The bad news: HIV-positive pregnant women who use protease inhibitors (PIs) are more likely to deliver preterm babies. The good news: This did not translate into increased serious complications or death rates among infants born to women using PIs, compared with those using other antiretroviral (ARV) regimens.
The results of this study, conducted in Batswana and reported in the August 15 issue of The Journal of Infectious Diseases, help clarify previous research related to PI use in pregnancy. According to Kathleen Powis, MD, of Massachusetts General Hospital and her fellow authors, some studies have reported an association between PI use and preterm delivery, whereas others failed to find a connection or weren’t adequately designed to detect an increased risk in preterm deliveries.
The original results from the Mma Bana study—first reported at the 5th IAS Conference on HIV Pathogenesis, Treatment and Prevention two years ago in Cape Town—were considered groundbreaking in sub-Saharan Africa. The trial, involving 730 HIV-positive pregnant women in Botswana allotted to receive one of three regimens, found an overall mother-to-child transmission rate of 1 percent—on a par with that seen in industrialized nations and the lowest perinatal transmission rate ever recorded in an African study.
In their most recent paper, the Mma Bana researchers note the potential importance of PI use and preterm deliveries. Most women who require ARV treatment in pregnancy live in resource-limited settings where access to neonatal care may be limited and where the effect of any increase in preterm deliveries on infant survival may be magnified.
Mma Bana—meaning “mother baby” in Setswana—enrolled one group of 560 women with CD4 counts of at least 200 to take either abacavir, zidovudine and lamivudine (coformulated as Trizivir in the United States), group A; or lopinavir/ritonavir (Kaletra) and lamivudine/zidovudine (Combivir), started between weeks 26 and 34 of their pregnancies, group B.
A second group of 170 pregnant HIV-positive women—those with fewer than 200 CD4 cells—were enrolled in a third group (group C) in which therapy containing nevirapine (Viramune) and zidovudine/lamivudine (Combivir) was initiated by everyone between weeks 18 and 34 of pregnancy.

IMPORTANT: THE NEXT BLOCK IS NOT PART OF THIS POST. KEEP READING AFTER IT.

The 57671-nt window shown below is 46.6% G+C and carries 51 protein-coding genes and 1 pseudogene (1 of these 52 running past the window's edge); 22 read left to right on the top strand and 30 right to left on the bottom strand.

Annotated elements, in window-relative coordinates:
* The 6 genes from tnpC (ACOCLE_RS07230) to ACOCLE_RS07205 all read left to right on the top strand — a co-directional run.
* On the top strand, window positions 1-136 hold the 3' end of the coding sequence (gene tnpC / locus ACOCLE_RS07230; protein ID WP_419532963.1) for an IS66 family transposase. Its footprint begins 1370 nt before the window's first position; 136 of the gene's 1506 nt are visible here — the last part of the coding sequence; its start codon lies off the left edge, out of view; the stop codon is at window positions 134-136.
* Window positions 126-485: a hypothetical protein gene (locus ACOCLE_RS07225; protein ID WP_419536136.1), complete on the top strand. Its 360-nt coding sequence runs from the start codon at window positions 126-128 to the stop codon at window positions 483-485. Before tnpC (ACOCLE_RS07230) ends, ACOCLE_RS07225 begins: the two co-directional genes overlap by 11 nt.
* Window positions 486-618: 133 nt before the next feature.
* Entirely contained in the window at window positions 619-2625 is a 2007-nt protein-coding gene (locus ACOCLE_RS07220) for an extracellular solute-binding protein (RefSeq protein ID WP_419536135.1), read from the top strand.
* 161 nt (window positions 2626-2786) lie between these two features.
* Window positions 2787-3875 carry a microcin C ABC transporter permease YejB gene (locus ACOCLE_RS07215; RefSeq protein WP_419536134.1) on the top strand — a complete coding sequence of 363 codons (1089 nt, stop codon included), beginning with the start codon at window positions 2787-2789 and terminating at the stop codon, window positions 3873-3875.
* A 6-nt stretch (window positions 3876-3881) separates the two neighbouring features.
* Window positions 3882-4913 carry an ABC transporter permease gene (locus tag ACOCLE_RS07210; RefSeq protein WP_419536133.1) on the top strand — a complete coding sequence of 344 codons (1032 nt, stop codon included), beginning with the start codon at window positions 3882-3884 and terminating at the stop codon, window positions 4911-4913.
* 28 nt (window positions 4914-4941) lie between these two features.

Only mother-infant pairs in Groups A and B, not Group C, were included in the preterm delivery analysis.
Preterm delivery rates were higher among the 267 women in Group B, compared with those in Group A: 21 versus 12 percent, respectively. This difference was statistically significant, meaning it was too great to have occurred by chance. When the researchers accounted for several variables that can contribute to preterm delivery, PI use stood out as the most significant risk factor, with a doubling of the risk of preterm delivery.
Very early preterm deliveries—babies born less than 32 weeks into pregnancy (normally, babies are born after 39 to 42 weeks of pregnancy)—were documented among 3.3 percent of women in Group B, compared with 1.8 percent of women in Group A. This difference, however, was not statistically significant. And because only three of the 12 mothers who gave birth to very early preterm infants completed at least 30 days of ARV treatment before delivery, Powis and her colleagues noted the difficulty of interpreting these findings.
No adverse outcomes were significantly associated with PI-based treatment. The frequency of severe or life-threatening respiratory illness, diarrheal disease, sepsis or hospitalizations did not differ between infants by maternal treatment selection. In fact, there were significantly more cases of meningitis among infants born to women in Group A compared with Group B.
During the first six months of life, death occurred among 2.6 percent of the infants born to women in the PI group, compared with 1.9 percent of the infants born to women in the triple nucleoside reverse transcriptase inhibitor group, with no statistically significant difference between the two groups.
In conclusion, Powis and her colleagues reiterated that “PI-based [ARV treatment] is a critical component of both [prevention of mother-to-child transmission, or PMTCT] and treatment programs in the developed and developing world, and offers proven benefits to maternal and infant health. However, skilled obstetrical and neonatal care may be required to manage preterm deliveries to maximize the benefits of PI-based [ARV treatment] use during pregnancy.”
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